ABSTRACT: BACKGROUND: Suicide is the leading cause of death in most armies during peace-time. The recent dramatic rise in suicides in the US Army further focuses attention on the causes of suicidal behavior in the military. METHODS: This study investigated demographic characteristics, psychological profile and stress-related risk factors associated with suicide attempts in Israelis aged 18-21 years, who served in the Army in 2009. Soldiers who attempted suicide (N=60) were compared to soldiers treated by a mental health professional, but reported no suicidal behavior (N=58), and to controls (N=50). RESULTS: Suicide attempters had lower socioeconomic status and less cognitive ability compared with treated soldiers and untreated control soldiers. Only 25% of the suicide attempters had received mental healthcare prior to the attempt. The majority of the attempts were non-lethal (86.2%), and only 5.2% used firearms. Attempters had more previous suicide attempts (37.9%) and deliberate selfharm incidents (19.3%), compared to almost no such behaviors in the other two groups. Following the suicide attempt, 77% were diagnosed with moderate to severe mental disorders, 44.8% personality disorders and 8.6% mood disorders. Attempters reported higher levels of general stress compared to their peers in the other two groups. Being away from home and obeying authority were especially more stressful in attempters. CONCLUSIONS: Young soldiers are less prone to seek mental health assistance, despite suffering from higher levels of stress. Screening is required to detect soldiers at risk for suicidal behavior and preventive intervention will require active outreach.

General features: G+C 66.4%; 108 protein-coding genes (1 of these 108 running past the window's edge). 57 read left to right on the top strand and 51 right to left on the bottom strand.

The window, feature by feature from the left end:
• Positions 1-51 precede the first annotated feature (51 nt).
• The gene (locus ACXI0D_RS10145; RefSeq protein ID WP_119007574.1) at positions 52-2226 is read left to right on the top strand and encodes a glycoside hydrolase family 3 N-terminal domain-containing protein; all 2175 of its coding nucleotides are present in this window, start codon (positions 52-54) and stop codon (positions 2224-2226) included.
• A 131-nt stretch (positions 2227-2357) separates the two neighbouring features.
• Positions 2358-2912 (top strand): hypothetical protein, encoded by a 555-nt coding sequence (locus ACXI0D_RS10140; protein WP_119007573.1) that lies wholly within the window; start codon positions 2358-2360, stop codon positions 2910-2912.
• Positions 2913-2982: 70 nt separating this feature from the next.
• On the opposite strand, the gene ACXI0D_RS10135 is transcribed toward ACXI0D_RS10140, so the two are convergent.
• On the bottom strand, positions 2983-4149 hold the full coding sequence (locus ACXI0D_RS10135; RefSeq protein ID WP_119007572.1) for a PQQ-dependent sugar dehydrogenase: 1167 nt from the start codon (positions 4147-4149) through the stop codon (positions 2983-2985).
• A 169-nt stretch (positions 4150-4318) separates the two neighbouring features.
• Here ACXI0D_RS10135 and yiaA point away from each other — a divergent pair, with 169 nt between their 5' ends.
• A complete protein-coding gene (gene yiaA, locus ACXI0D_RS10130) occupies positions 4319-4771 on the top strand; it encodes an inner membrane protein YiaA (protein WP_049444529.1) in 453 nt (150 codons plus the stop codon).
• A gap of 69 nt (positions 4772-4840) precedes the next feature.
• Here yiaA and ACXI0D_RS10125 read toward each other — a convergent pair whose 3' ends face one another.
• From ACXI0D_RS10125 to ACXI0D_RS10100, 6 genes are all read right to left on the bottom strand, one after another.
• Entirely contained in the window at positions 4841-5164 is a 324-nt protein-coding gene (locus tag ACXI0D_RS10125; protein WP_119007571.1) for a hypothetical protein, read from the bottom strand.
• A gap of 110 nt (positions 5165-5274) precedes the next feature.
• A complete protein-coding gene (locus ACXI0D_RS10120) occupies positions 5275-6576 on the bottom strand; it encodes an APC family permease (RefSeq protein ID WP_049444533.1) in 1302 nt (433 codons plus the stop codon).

Journal of Affective Disorders 05/2013; 150(2). DOI:10.1016/j.jad.2013.04.009 · 3.71 Impact Factor
  • Source
    [Show abstract] [Hide abstract]
    ABSTRACT: This short-term prospective study examined general and lesbian, gay, bisexual, and transgender (LGBT)-specific risk and protective factors for suicide attempts in an ethnically diverse sample of LGBT youth (N = 237, 47.7 % male). A structured psychiatric interview assessed clinical depression and conduct disorder symptoms, as well as past and prospective suicide attempts over a 1-year follow-up period (91 % retention). Participants completed questionnaires measuring general risk factors for suicide attempts, including hopelessness, impulsiveness, and perceived social support. They also completed measures of LGBT-specific suicide risk factors, including gender nonconformity, age of first same-sex attraction, and LGBT victimization. Correlation and multivariate regression analyses were conducted to examine the relations between predictors and suicide attempt, and to identify mediators. Of nine variables examined, seven were related to lifetime history of attempted suicide: hopelessness, depression symptoms, conduct disorder symptoms, impulsivity, victimization, age of first same-sex attraction, and low family support. Depressive symptoms and hopelessness mediated the relation between multiple risk and resilience factors and suicide attempts. Suicide attempt history was the strongest predictor of prospective suicide attempts. Participants who previously attempted suicide (31.6 % of the sample) had more than 10 times greater odds of making another attempt in the 1-year follow-up period than were those who had made no previous attempt. These results highlight the need for suicide prevention programs for LGBT youth and suggest the importance of addressing depression and hopelessness as proximal determinants and family support and victimization, which have more distal effects.
    Archives of Sexual Behavior 04/2013; 42(4):437-448. DOI:10.1007/s10508-012-0013-9 · 3.53 Impact Factor